Cast Netting

By: Peter Miller, Bass 2 Billfish

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This fascinating skill links anglers to a fishing technique used for thousands of years.

A cast net, or throw net, is a valuable part of any angler’s arsenal. Learning how and when to toss a cast net can take your fishing experience to a new level.

Available in sizes from about four feet to 12 feet, cast nets have a series of weights attached to the edges – at around one pound per foot. This makes the larger nets remarkably heavy, requiring strength and experience, so beginners may find that smaller nets are easier to work with when mastering the technique.

Throwing techniques vary from person to person, but most anglers coil the net in one hand, leaving the weighted end to dangle while holding the rope and hand loop in the other hand. The net is then thrown with a graceful, circular motion, opening it up to spread out over the water. The weighted edge immediately sinks to the bottom, effectively closing the net around the area where it was thrown. A retrieval clamp on the net closes the net around the bait, allowing the angler to pull the net in with whatever bounty may be trapped inside. Best thrown in open waters without branches or other debris, cast nets can be tossed from shore, while wading, or from the side of a boat. Cast netting is an excellent way to find bait that is both fresh and appealing to the kind of fish you’re going after.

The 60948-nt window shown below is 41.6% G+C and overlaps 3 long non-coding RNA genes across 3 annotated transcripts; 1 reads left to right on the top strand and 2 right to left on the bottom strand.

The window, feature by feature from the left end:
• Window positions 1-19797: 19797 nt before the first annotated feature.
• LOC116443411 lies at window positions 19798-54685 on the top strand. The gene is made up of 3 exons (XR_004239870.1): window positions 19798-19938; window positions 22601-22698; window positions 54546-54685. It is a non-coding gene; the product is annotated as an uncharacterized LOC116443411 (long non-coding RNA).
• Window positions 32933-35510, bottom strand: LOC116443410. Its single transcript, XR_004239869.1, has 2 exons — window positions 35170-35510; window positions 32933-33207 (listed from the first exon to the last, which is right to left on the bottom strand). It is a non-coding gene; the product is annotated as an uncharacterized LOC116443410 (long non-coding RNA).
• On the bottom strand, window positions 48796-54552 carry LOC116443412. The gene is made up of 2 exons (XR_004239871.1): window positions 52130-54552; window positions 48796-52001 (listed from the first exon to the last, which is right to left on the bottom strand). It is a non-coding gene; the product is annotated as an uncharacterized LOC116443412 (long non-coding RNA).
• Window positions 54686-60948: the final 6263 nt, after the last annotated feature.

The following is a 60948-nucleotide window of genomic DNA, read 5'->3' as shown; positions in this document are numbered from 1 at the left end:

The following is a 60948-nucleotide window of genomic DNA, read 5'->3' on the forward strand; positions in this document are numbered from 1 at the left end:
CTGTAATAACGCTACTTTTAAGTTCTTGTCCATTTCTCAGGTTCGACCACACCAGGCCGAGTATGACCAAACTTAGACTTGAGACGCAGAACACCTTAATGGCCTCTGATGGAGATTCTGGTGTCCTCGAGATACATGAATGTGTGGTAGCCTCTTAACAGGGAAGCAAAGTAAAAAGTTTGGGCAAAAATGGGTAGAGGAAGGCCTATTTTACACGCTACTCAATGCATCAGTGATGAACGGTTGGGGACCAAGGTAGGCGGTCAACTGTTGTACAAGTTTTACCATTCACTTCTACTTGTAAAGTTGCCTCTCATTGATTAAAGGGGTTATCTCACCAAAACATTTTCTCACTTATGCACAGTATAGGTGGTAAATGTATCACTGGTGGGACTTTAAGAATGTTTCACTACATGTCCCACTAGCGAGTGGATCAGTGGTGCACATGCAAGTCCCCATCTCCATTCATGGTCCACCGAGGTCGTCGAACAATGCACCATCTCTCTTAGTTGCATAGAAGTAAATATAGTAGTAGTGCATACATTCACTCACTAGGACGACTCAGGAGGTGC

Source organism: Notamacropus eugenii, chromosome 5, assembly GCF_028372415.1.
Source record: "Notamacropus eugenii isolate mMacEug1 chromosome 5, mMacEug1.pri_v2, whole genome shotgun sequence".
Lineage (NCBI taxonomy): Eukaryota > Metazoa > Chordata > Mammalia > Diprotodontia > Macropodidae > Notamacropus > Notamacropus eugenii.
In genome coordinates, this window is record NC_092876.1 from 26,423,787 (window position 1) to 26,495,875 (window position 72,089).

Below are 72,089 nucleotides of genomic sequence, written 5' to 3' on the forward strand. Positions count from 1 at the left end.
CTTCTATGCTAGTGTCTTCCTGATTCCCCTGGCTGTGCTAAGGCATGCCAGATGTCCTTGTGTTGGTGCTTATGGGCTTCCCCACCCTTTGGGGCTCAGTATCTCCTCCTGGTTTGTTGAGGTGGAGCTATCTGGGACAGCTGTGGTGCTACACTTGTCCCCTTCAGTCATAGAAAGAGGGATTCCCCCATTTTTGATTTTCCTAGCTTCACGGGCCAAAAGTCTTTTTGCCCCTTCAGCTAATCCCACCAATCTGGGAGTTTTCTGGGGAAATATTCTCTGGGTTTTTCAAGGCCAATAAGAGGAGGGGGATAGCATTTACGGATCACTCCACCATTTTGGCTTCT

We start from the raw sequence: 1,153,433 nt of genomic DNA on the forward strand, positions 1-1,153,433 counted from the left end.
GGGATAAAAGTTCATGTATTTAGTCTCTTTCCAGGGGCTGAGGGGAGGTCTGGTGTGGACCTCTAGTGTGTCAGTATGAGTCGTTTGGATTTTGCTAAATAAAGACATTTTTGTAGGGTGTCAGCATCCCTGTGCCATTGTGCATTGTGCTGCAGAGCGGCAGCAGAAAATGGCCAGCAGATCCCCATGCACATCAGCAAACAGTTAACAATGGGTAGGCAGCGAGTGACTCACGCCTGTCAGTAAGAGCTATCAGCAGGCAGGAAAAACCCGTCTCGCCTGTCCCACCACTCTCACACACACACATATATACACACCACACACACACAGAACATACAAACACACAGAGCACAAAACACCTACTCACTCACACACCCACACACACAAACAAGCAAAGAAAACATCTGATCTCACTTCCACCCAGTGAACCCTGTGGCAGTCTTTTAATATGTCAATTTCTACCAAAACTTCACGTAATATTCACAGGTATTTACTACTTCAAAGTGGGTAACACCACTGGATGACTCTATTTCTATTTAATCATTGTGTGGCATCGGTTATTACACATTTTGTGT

Though contemporary nets are usually made of nylon with lead weights, traditional nets were made of everything from local grasses and reeds to fabric rope with clay weights. Learning to throw a cast net well is worth the time and effort involved. Using this fascinating skill does more than give you access to live bait – it also links you to a fishing technique used for thousands of years by fishermen throughout history.

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